“I know there was something I had to do today… What was it?”

Why not save yourself the time and effort of constantly asking that question and get into the habit of writing a Daily Action List. Start off by purchasing a spiral notepad. Spiral notebooks are great because they keep your information all together. There’s no loose bits of paper flying around and you can always refer back to your previous lists if you need to.

Write up your list after you arrive at work in the morning and use the power of Triage to prioritise your work. If you’re not familiar with Triage, it’s a battlefield term, referring to the sorting and allocating of medical treatment, food and aid on a needs basis.

How do you decide? Use the A, B, C, D, E framework

A=Action it now
Place an ‘A’ next to any tasks that need to be done today. These are the keepers - the things you’ll do first. Considering the Pareto Principle they are most likely the 20% of your tasks that will produce 80% of your results.

B= Better do It
These are the tasks you need to look at more closely. If you’re not sure you need to do them there’s a very good chance that these tasks are not urgent. You better do these tasks, but only after you have completed your ‘A’ tasks. Your ‘B’ items may become tomorrow’s ‘A’ items - so you’ll need to spend sometime looking at them before you can decide if that’s the case.

C= Could do it
Mark with a ‘C’ anything you could do if you get time. These are the tasks that may become ‘A’s later down the track, but for today and tomorrow they are low priority.

In the short term, these are the 80% of things that will give you just 20% of your results. The ‘C’s will probably make up on the most tasks on your list - and will be the things you are tempted to get started on straight away. Don’t! These tasks are easy and quick, but remember that they are not urgent and are low-value work.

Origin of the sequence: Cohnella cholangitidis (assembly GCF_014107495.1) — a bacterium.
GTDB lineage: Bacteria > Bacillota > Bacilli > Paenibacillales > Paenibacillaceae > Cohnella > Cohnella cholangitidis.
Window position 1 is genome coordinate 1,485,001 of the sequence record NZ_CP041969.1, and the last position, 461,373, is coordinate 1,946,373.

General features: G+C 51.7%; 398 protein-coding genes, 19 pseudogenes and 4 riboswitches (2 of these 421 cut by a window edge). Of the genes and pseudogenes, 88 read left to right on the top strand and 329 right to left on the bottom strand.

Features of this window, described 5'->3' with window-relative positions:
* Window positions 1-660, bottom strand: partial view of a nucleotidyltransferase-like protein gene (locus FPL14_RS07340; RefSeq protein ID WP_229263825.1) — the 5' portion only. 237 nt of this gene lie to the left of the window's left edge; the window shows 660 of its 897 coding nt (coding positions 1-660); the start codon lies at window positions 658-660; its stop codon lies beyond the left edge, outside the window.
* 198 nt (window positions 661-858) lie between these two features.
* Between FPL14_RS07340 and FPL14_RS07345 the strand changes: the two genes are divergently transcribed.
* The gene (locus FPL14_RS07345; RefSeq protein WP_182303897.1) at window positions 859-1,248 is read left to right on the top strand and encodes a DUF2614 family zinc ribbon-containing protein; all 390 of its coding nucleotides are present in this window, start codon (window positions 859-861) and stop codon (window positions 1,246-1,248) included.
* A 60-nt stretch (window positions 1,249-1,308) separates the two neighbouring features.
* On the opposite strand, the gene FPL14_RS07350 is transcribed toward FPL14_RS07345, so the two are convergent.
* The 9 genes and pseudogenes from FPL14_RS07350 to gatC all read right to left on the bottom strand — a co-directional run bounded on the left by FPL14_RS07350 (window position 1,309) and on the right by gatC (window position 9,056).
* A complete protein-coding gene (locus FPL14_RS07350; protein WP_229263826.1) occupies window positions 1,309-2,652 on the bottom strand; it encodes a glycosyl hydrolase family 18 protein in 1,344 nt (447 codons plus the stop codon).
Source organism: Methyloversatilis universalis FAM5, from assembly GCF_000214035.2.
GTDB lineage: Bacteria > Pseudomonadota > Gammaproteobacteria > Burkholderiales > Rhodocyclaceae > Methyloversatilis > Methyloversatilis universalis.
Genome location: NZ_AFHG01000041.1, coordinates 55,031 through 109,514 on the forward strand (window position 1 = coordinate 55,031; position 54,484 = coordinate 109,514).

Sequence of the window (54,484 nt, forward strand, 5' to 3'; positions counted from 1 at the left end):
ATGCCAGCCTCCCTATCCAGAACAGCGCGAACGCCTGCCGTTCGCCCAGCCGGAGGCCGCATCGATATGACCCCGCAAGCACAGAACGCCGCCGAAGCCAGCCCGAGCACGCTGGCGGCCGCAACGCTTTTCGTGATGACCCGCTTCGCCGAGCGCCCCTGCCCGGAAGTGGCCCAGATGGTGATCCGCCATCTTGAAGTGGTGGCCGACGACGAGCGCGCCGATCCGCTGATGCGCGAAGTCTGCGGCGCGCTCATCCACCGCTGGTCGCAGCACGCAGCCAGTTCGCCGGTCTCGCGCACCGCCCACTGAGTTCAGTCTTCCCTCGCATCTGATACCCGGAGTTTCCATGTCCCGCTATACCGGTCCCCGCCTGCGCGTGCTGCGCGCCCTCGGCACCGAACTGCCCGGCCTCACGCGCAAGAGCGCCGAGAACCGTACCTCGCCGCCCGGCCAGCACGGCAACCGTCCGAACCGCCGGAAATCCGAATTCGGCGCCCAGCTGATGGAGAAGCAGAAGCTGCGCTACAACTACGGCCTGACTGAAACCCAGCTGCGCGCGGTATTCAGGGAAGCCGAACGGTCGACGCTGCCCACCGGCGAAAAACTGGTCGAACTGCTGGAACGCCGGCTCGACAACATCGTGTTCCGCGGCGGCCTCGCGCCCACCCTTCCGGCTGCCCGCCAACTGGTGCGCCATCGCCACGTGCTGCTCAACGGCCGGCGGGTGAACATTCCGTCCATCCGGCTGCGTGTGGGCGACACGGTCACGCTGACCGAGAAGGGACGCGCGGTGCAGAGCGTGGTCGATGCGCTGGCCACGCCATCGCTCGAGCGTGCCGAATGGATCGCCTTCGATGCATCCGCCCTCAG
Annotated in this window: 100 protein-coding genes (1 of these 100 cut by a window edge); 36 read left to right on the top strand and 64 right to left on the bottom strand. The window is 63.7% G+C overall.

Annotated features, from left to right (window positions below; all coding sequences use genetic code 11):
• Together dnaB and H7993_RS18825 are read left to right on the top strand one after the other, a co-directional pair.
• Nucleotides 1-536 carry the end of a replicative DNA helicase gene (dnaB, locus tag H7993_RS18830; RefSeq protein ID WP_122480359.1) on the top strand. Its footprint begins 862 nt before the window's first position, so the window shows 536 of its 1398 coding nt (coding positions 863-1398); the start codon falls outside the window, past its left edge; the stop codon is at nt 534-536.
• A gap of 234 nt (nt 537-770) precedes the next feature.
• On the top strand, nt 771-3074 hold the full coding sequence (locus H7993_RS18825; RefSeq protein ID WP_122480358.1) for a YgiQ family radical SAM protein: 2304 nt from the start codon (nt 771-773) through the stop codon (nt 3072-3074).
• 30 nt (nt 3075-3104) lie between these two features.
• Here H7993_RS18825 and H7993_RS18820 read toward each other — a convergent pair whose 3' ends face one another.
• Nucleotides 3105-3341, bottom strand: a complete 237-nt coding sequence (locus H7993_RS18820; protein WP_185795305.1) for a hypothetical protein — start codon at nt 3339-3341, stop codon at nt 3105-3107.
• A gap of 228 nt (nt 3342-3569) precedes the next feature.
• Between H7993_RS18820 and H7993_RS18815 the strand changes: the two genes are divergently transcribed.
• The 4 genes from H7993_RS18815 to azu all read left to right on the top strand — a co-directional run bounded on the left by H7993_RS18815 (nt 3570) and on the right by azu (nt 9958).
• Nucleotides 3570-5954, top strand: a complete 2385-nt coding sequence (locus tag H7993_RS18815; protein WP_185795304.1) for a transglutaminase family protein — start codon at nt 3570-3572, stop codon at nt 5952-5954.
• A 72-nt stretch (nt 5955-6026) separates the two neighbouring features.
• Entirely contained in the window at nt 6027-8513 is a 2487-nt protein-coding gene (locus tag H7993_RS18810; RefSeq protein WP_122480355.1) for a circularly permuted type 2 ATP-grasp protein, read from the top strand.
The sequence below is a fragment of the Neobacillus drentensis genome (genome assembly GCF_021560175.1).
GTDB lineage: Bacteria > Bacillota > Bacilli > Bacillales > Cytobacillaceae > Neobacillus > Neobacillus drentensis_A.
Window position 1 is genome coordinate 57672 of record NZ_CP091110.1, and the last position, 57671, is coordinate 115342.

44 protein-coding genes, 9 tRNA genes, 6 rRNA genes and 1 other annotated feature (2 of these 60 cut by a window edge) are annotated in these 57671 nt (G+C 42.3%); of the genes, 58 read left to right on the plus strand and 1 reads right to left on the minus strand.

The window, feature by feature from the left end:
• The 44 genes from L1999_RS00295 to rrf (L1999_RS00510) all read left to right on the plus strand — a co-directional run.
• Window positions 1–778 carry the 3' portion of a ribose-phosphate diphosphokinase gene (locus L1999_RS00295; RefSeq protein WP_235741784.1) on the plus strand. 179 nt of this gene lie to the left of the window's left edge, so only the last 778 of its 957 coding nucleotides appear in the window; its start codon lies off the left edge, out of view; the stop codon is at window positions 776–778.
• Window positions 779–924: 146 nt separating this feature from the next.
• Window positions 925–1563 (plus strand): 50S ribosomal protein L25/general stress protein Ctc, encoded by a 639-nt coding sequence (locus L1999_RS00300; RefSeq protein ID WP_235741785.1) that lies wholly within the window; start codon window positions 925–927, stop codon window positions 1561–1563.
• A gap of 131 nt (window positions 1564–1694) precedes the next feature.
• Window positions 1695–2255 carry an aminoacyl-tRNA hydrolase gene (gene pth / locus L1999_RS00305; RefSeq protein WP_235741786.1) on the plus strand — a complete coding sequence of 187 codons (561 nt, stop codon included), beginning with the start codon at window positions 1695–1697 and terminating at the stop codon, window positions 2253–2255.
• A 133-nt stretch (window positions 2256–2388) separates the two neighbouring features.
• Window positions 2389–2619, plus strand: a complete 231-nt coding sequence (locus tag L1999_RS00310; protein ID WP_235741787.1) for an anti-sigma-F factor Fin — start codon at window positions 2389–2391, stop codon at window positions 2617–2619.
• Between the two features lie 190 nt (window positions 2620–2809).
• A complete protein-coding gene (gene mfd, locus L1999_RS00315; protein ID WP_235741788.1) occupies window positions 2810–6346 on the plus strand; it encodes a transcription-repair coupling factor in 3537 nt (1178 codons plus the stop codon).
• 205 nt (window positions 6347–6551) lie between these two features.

D= Delegate it
‘D’ is for delegate. If you are a manager or supervisor ‘D’ should become your favourite letter of the alphabet! As much as possible try and delegate all low-value work. Yes, in the short term it’s probably quicker to do it by yourself, but training other people is a much better idea in the long run.

E= Eliminate it
Any tasks that are taken care of by someone else or are just no longer necessary should be labelled ‘E’ and crossed off your list immediately.

You get all the satisfaction of drawing a big red line through it and without having to do it yourself. Watching your list get shorter as your day goes on will give you a great sense of accomplishment.

To learn more about managing your time and priorities, visit www.success.net.au or go to www.paulpuckridge.com

Author's Bio: 

Paul is an author, teacher and speaker on leadership, innovation and worksmarts. He is the Training Director of The Success Institute - Australia and for the past 15 years has written over 30 professional development programs, 10 books and other career development material.